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Response of Leaf Anatomy and Photosynthetic Capacity in Alocasia macrorrhiza (Araceae) to a Transfer from Low to High Light
Daniel A. Sims and Robert W. Pearcy
American Journal of Botany
Vol. 79, No. 4 (Apr., 1992), pp. 449-455
Published by: Botanical Society of America, Inc.
Stable URL: http://www.jstor.org/stable/2445158
Page Count: 7
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Alocasia macrorrhiza plants were grown in 1% and 20% full sunlight, and their leaf anatomical and physiological parameters were measured. Total leaf thickness was 41% greater and mesophyll thickness was 52% greater in high-light leaves than in low-light leaves. This increase in thickness resulted from both increased cell size and number. Maximum leaf photosynthetic capacity was also 66% greater in high- than in low-light leaves. When low-light plants were transferred to high light, the thickness of mature leaves did not increase but the thickness of the first leaf to expand after the transfer was significantly greater than that of the low-light leaves. Thus, only leaves that were still expanding at the time of transfer developed leaf thickness greater than plants remaining in low light. Fully mature leaves showed no change in photosynthetic capacity in response to transfer. Leaves that had just completed expansion at the time of low- to high-light transfer were able to develop slightly higher maximum photosynthetic capacities than older leaves. However, full photosynthetic acclimation to the new light environment did not occur until the second new leaf expanded after transfer. These results are discussed in relation to the timing and mechanisms of whole plant acclimation to increased light.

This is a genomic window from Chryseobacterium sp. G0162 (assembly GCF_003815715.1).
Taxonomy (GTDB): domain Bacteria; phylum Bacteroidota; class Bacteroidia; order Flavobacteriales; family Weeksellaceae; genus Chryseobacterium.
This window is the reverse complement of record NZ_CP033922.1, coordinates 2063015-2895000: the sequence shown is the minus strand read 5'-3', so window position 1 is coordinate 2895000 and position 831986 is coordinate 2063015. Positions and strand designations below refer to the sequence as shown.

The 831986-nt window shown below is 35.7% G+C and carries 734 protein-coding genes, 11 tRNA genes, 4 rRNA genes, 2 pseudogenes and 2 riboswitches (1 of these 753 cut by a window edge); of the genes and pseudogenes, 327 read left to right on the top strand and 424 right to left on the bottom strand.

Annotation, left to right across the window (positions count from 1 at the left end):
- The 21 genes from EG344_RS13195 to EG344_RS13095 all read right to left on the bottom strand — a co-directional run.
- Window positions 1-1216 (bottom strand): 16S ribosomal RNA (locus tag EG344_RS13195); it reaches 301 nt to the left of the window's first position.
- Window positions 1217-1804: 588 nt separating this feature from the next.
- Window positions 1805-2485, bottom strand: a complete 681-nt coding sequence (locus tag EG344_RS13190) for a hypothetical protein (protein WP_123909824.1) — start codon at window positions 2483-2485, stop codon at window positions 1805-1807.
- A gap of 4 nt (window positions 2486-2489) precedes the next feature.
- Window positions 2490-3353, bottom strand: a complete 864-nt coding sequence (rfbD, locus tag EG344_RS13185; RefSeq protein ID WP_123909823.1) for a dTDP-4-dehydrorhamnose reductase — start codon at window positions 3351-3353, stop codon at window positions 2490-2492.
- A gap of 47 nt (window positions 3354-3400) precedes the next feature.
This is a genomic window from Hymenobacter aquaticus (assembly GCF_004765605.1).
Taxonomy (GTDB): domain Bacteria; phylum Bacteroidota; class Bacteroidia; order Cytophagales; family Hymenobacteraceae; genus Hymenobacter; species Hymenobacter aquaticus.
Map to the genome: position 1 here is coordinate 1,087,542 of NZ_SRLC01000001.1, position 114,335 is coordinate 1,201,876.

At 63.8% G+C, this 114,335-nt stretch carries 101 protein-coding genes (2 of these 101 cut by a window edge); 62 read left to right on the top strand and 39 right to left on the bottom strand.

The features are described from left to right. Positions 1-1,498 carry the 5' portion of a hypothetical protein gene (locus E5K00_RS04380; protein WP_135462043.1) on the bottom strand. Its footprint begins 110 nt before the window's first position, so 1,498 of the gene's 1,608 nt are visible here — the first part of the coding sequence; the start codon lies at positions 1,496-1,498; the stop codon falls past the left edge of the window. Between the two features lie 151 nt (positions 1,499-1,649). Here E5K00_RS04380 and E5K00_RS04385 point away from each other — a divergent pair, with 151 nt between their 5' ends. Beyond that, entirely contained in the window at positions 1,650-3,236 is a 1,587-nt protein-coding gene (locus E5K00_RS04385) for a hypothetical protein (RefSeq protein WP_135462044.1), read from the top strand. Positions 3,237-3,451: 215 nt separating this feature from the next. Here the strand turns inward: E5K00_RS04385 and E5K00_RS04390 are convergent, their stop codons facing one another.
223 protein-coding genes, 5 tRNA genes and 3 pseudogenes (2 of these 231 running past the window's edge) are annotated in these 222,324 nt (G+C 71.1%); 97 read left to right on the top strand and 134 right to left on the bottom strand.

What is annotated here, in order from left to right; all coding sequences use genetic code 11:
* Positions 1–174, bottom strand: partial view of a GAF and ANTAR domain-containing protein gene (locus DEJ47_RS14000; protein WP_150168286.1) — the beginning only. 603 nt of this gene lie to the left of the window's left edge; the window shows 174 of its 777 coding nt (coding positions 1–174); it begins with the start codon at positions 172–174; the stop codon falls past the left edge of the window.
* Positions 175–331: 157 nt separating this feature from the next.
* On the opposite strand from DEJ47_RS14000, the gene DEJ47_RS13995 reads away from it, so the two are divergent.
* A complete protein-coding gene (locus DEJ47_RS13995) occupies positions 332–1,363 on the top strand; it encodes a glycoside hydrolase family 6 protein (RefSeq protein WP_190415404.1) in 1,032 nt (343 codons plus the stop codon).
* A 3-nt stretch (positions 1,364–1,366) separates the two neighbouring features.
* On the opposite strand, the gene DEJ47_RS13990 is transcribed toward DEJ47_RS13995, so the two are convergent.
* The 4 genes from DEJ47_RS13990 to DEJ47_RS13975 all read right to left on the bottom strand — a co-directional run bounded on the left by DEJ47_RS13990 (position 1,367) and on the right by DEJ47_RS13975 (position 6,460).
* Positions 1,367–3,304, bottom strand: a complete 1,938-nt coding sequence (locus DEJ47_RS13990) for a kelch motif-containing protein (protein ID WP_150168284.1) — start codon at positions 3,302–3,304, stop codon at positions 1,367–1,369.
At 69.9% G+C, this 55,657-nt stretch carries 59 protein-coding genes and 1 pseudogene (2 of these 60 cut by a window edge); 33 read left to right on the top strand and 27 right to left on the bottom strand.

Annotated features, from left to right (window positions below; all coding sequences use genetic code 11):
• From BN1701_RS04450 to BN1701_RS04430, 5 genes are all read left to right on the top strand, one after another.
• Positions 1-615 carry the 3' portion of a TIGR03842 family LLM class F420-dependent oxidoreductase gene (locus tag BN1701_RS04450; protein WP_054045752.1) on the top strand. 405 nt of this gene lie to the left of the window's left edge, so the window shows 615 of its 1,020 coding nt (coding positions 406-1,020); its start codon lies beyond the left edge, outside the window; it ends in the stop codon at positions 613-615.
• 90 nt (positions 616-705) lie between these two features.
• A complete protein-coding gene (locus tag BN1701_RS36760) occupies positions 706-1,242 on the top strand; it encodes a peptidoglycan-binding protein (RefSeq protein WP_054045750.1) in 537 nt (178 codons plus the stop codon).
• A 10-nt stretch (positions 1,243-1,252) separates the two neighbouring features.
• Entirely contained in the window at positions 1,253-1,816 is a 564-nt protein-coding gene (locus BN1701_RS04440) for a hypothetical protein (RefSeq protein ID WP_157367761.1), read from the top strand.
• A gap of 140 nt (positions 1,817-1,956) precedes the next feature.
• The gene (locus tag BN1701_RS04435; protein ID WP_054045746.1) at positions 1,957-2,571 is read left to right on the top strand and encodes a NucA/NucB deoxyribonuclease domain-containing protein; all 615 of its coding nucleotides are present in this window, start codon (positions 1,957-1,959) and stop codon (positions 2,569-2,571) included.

American Journal of Botany © 1992 Botanical Society of America, Inc.